DISEQUILIBRIUM: The road to success

Even while we were celebrating a second successive monsoon, we have been blindsided by the possibility of a late drought striking large swathes of India — as many as 235 districts (government has been denying this) — may end up facing the prospect. Pertinently, weak dispersal of rains has impacted water storage levels, vital for winter crops.

Coexistence As virtue

Coexistence is the greatest value that we have developed as human beings. Much of the contexts of human evolution in the face of a dominating cultural and natural environment is to believe that either God or powerful humans are in charge, and they make the decisions.

When languages are lost in translation

The Noida Sector 15 building of the Rekhta Foundation for the past few months has been abuzz with a new kind of frenzy. The foundation, primarily known for popularising Urdu among the masses, stays busy these days with students and teachers of all hues pursuing a one-of-its-kind short-term Urdu learning course. “The 30- hour Urdu rasm-ul khat (script) was my first experience of teaching the basic Urdu script and alphabets to adults. And it’s worth it,” says professor Abdur Rasheed of the Urdu department of Jamia Milia Islamia.

Decoding PMJDY

Lending, more specifically moneylending, as an economic practice has existed for centuries: first wearing the banner of barter, then under the tutelage of mercantilists and pawnbrokers, and today, in the hands of modern banks, credit card companies, mortgage lenders and the like. With such evolution, credit became a necessity but it wasn’t accessible, available or affordable to everyone. Primarily, the penurious and destitute were systematically excluded from this phenomenon.

Plant seeds of success

The India that existed in 1965 no longer exists today. Agriculture was the main contributor to the GDP then; today it is a distant third. We were not self-reliant in food production then and food security was a genuine national concern. Today India is self-reliant in food grains, fruits, vegetables, milk and livestock.

Cut & Thrust: The man who knew too much

At the height of the cage match between Infosys Founder N. R. Narayana Murthy and CEO & MD Vishal Sikka in mid-February, Sikka came up with a bizarre comment which created a maelstrom on socmedia. He famously remarked – I am a Kshatriya warrior. I am here to stay and fight. Odds for the same man to cut and run in the face of relentless pressure being exerted by Murthy on the foul odoured Panaya deal. Curious that Sikka was seen jumping off the high dive as his Promised Land narrative for Infy was to be bushwhacked only six months later.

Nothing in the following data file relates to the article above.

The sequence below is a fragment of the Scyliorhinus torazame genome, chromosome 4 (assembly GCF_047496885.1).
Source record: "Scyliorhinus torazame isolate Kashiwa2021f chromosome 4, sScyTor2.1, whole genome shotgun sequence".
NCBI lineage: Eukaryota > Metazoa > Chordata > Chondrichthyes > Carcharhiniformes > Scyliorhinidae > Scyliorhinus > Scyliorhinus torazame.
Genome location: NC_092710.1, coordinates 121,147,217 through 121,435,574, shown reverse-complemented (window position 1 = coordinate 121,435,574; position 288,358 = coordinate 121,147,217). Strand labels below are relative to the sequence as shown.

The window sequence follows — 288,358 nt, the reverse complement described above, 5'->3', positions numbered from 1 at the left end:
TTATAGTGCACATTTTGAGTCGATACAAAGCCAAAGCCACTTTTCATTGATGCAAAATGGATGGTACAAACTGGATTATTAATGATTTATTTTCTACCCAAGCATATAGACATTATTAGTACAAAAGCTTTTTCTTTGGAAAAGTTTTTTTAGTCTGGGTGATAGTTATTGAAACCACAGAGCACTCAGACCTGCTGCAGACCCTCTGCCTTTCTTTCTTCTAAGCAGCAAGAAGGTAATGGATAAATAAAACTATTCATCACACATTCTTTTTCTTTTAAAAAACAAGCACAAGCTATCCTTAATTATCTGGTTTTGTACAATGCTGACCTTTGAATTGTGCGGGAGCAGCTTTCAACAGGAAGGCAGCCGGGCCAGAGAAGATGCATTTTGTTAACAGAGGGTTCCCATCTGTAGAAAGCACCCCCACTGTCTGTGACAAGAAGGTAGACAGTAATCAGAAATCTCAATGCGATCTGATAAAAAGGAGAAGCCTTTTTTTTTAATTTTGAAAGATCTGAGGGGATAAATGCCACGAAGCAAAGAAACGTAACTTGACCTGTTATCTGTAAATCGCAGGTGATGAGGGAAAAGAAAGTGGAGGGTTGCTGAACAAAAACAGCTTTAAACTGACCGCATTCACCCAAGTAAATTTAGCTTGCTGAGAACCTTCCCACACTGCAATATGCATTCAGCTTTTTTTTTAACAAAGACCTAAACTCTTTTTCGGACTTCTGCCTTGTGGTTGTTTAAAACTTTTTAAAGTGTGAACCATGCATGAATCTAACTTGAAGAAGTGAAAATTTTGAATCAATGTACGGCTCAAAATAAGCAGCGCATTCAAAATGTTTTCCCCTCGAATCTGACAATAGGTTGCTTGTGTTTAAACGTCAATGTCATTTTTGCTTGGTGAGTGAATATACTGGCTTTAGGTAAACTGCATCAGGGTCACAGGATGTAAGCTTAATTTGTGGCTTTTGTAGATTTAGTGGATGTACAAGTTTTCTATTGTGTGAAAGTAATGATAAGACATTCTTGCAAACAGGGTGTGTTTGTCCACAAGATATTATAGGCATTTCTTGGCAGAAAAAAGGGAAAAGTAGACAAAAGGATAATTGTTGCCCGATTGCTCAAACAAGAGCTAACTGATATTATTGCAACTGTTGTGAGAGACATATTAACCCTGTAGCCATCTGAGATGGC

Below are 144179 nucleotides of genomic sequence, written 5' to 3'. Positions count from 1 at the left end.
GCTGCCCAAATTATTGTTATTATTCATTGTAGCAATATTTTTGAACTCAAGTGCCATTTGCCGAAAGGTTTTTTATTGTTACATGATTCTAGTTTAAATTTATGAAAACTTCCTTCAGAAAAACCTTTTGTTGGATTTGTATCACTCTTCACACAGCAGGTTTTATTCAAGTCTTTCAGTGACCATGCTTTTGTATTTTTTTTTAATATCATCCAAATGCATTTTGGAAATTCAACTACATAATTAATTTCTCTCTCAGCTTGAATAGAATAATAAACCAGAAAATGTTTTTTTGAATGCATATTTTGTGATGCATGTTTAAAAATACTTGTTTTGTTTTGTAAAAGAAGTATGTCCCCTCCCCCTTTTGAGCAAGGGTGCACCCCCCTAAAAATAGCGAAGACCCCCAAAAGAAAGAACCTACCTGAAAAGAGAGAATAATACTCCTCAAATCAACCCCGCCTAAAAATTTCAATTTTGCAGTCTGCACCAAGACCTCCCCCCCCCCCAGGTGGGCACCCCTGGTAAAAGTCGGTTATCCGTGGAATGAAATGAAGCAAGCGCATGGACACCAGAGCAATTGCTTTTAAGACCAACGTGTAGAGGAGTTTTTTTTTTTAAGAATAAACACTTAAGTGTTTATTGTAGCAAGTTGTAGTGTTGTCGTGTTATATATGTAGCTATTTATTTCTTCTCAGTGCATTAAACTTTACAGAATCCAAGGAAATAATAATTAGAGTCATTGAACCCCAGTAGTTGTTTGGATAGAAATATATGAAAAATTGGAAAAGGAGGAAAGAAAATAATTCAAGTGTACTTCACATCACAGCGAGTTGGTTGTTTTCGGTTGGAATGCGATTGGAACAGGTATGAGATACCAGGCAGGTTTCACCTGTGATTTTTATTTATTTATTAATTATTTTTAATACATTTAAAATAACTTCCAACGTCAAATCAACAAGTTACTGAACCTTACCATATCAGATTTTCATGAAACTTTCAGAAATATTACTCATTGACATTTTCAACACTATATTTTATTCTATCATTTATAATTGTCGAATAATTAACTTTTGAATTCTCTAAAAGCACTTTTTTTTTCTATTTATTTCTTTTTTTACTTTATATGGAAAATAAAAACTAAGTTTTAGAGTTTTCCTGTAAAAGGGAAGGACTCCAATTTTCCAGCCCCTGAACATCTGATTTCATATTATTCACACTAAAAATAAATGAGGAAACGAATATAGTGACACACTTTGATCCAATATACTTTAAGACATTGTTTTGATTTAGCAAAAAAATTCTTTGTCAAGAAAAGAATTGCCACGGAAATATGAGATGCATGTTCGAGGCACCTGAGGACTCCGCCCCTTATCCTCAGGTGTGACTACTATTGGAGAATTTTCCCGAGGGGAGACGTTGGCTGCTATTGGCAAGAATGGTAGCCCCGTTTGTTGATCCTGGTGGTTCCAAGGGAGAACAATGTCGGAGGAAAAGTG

Retro Fit: My Day Of Freedom

Truth, it is said, has a mind of its own, it always finds a way to emerge, breaking all the shackles imposed on it to restrain it. The echoes then are inherent in the question itself as we found out on Thursday. Again proving that life is not binary, it is full of zeroes and ones and so on. The numeric walks and keeps walking, it cannot be fettered or bottled.


Under the brown fog in a winter dawn, everything is cold, bleak and desolate. The Game of Thrones playing out in Bangalore at one of India’s largest tech companies — Infosys — is at one level despicable, at another disturbing and extremely destructive from a shareholder point of view. On Monday, Infosys, bellwether and once darling of the bourses practically fell off the cliff, closing at Rs 870.15, down Rs 53.10 on the NSE. Between Friday and Monday when the latest episode of Star Wars firefight had consumed Vishal Sikka, the wheels had truly come off the bus.

Insolvency blues

Last year, the Insolvency and Bankruptcy Code, 2016 (IBC) was passed in the Lok Sabha in May. It took almost six months to pass the law after it was introduced in December 2015. IBC that was passed in May 2016 replaced three existing laws on insolvency and bankruptcy.

#Throwback 1947

In the early 1940s, when the idea of Pakistan had been well mooted and in the air, no one quite knew what it stood for. Most certainly, no one had reckoned with what it would entail if Punjab were to be partitioned along with the division of India. Then, neither the Congress, Muslim League or the Sikh Panthic parties in Punjab could have envisaged that in their zeal to mobilise vote banks, they were a few years away from one of the most horrific genocides in history.